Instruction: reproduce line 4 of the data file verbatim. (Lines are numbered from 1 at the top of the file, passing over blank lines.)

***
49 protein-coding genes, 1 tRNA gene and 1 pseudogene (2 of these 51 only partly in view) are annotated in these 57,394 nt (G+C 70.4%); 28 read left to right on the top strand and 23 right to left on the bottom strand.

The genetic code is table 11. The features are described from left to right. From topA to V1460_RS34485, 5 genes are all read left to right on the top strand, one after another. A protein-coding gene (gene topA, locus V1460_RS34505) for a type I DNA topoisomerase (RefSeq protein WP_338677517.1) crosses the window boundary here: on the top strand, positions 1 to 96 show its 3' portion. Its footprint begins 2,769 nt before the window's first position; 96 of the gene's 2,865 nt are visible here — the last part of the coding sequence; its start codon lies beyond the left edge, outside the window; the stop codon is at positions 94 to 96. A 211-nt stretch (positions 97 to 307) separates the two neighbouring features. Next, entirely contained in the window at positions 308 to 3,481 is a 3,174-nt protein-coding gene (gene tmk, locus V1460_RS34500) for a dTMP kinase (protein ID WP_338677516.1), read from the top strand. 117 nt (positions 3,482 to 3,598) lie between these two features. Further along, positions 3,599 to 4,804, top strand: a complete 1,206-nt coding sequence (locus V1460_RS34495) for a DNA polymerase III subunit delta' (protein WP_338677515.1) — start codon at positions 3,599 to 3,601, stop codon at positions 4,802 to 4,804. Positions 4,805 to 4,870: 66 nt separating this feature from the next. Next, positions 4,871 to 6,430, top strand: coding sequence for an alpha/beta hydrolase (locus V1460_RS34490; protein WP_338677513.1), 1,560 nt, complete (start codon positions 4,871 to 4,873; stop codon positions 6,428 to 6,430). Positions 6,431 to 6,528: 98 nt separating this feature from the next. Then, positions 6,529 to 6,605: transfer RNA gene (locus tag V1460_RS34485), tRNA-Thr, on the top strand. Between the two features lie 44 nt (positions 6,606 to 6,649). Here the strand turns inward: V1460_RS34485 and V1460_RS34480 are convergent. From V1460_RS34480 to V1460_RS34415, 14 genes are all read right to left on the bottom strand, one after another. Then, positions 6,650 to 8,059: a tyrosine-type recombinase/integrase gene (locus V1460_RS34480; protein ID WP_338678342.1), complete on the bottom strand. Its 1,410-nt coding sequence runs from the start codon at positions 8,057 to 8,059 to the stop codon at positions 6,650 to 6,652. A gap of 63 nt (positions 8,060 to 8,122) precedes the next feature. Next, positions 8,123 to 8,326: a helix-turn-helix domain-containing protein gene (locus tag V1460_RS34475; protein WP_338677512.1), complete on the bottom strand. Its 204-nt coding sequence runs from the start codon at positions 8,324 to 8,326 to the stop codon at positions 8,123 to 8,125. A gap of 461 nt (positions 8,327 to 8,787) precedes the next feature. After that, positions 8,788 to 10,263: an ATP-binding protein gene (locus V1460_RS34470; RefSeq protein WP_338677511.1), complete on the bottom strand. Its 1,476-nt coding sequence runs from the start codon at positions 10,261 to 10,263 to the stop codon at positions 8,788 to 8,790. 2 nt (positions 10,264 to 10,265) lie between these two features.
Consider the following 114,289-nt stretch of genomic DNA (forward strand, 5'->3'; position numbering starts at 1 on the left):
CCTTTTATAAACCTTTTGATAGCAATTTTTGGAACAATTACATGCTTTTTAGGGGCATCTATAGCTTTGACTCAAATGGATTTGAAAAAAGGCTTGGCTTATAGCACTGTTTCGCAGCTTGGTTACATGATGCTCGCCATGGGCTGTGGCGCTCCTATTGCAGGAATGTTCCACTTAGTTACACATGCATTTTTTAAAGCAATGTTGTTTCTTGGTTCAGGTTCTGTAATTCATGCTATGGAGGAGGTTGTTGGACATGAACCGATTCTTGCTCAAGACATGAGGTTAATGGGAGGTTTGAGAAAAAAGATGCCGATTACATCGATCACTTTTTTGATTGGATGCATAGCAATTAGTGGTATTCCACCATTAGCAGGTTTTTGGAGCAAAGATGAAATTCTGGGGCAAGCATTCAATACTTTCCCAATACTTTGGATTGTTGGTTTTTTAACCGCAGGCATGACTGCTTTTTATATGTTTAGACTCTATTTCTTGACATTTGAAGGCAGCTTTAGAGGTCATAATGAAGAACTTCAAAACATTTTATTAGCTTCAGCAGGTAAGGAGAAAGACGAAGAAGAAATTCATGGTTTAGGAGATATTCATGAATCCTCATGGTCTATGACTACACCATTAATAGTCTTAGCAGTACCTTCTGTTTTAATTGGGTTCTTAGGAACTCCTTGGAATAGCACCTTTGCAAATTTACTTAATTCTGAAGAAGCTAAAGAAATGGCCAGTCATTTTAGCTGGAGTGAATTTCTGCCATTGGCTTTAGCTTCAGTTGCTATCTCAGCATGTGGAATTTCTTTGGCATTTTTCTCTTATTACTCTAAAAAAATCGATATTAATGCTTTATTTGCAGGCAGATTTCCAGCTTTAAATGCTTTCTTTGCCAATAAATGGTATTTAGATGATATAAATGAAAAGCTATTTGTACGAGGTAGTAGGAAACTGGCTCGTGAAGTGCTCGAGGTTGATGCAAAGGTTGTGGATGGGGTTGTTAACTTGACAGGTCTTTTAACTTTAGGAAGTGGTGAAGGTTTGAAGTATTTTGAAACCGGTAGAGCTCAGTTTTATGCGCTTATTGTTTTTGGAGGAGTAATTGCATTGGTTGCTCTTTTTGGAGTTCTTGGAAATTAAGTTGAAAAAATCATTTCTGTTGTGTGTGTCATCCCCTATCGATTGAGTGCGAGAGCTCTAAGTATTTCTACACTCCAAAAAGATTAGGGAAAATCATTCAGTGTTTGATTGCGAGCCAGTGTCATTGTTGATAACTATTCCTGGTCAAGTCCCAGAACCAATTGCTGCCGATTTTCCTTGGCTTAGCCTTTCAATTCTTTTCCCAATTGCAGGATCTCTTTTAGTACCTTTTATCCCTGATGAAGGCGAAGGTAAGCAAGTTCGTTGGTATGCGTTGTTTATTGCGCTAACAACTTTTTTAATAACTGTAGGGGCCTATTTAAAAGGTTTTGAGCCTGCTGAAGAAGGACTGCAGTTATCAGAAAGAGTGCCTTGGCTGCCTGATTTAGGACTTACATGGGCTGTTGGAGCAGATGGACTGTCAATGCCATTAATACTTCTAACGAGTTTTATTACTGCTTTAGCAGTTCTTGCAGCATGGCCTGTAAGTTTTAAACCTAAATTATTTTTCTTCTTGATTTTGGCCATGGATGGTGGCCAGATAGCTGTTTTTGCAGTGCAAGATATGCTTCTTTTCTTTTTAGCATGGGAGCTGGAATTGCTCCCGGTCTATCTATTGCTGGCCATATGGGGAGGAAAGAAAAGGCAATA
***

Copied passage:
CCTTTTATAAACCTTTTGATAGCAATTTTTGGAACAATTACATGCTTTTTAGGGGCATCTATAGCTTTGACTCAAATGGATTTGAAAAAAGGCTTGGCTTATAGCACTGTTTCGCAGCTTGGTTACATGATGCTCGCCATGGGCTGTGGCGCTCCTATTGCAGGAATGTTCCACTTAGTTACACATGCATTTTTTAAAGCAATGTTGTTTCTTGGTTCAGGTTCTGTAATTCATGCTATGGAGGAGGTTGTTGGACATGAACCGATTCTTGCTCAAGACATGAGGTTAATGGGAGGTTTGAGAAAAAAGATGCCGATTACATCGATCACTTTTTTGATTGGATGCATAGCAATTAGTGGTATTCCACCATTAGCAGGTTTTTGGAGCAAAGATGAAATTCTGGGGCAAGCATTCAATACTTTCCCAATACTTTGGATTGTTGGTTTTTTAACCGCAGGCATGACTGCTTTTTATATGTTTAGACTCTATTTCTTGACATTTGAAGGCAGCTTTAGAGGTCATAATGAAGAACTTCAAAACATTTTATTAGCTTCAGCAGGTAAGGAGAAAGACGAAGAAGAAATTCATGGTTTAGGAGATATTCATGAATCCTCATGGTCTATGACTACACCATTAATAGTCTTAGCAGTACCTTCTGTTTTAATTGGGTTCTTAGGAACTCCTTGGAATAGCACCTTTGCAAATTTACTTAATTCTGAAGAAGCTAAAGAAATGGCCAGTCATTTTAGCTGGAGTGAATTTCTGCCATTGGCTTTAGCTTCAGTTGCTATCTCAGCATGTGGAATTTCTTTGGCATTTTTCTCTTATTACTCTAAAAAAATCGATATTAATGCTTTATTTGCAGGCAGATTTCCAGCTTTAAATGCTTTCTTTGCCAATAAATGGTATTTAGATGATATAAATGAAAAGCTATTTGTACGAGGTAGTAGGAAACTGGCTCGTGAAGTGCTCGAGGTTGATGCAAAGGTTGTGGATGGGGTTGTTAACTTGACAGGTCTTTTAACTTTAGGAAGTGGTGAAGGTTTGAAGTATTTTGAAACCGGTAGAGCTCAGTTTTATGCGCTTATTGTTTTTGGAGGAGTAATTGCATTGGTTGCTCTTTTTGGAGTTCTTGGAAATTAAGTTGAAAAAATCATTTCTGTTGTGTGTGTCATCCCCTATCGATTGAGTGCGAGAGCTCTAAGTATTTCTACACTCCAAAAAGATTAGGGAAAATCATTCAGTGTTTGATTGCGAGCCAGTGTCATTGTTGATAACTATTCCTGGTCAAGTCCCAGAACCAATTGCTGCCGATTTTCCTTGGCTTAGCCTTTCAATTCTTTTCCCAATTGCAGGATCTCTTTTAGTACCTTTTATCCCTGATGAAGGCGAAGGTAAGCAAGTTCGTTGGTATGCGTTGTTTATTGCGCTAACAACTTTTTTAATAACTGTAGGGGCCTATTTAAAAGGTTTTGAGCCTGCTGAAGAAGGACTGCAGTTATCAGAAAGAGTGCCTTGGCTGCCTGATTTAGGACTTACATGGGCTGTTGGAGCAGATGGACTGTCAATGCCATTAATACTTCTAACGAGTTTTATTACTGCTTTAGCAGTTCTTGCAGCATGGCCTGTAAGTTTTAAACCTAAATTATTTTTCTTCTTGATTTTGGCCATGGATGGTGGCCAGATAGCTGTTTTTGCAGTGCAAGATATGCTTCTTTTCTTTTTAGCATGGGAGCTGGAATTGCTCCCGGTCTATCTATTGCTGGCCATATGGGGAGGAAAGAAAAGGCAATA